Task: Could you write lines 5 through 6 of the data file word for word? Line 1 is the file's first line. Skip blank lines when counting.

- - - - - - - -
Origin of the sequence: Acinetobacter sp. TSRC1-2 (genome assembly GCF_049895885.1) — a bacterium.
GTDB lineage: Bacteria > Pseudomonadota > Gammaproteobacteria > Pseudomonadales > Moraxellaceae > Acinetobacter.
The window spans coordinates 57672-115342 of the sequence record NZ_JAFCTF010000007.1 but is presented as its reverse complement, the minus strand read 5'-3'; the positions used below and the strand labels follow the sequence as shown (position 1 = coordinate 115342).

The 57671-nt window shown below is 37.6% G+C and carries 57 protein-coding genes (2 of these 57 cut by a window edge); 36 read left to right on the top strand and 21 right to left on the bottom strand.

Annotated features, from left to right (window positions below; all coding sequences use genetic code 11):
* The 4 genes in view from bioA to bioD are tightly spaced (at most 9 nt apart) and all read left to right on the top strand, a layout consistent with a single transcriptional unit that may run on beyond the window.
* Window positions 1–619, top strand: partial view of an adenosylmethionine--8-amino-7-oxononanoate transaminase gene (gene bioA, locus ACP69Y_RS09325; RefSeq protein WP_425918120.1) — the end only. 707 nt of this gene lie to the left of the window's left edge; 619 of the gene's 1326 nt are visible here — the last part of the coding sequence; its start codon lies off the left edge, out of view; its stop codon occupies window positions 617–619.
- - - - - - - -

Annotated features, from left to right (window positions below; all coding sequences use genetic code 11):
* The 4 genes in view from bioA to bioD are tightly spaced (at most 9 nt apart) and all read left to right on the top strand, a layout consistent with a single transcriptional unit that may run on beyond the window.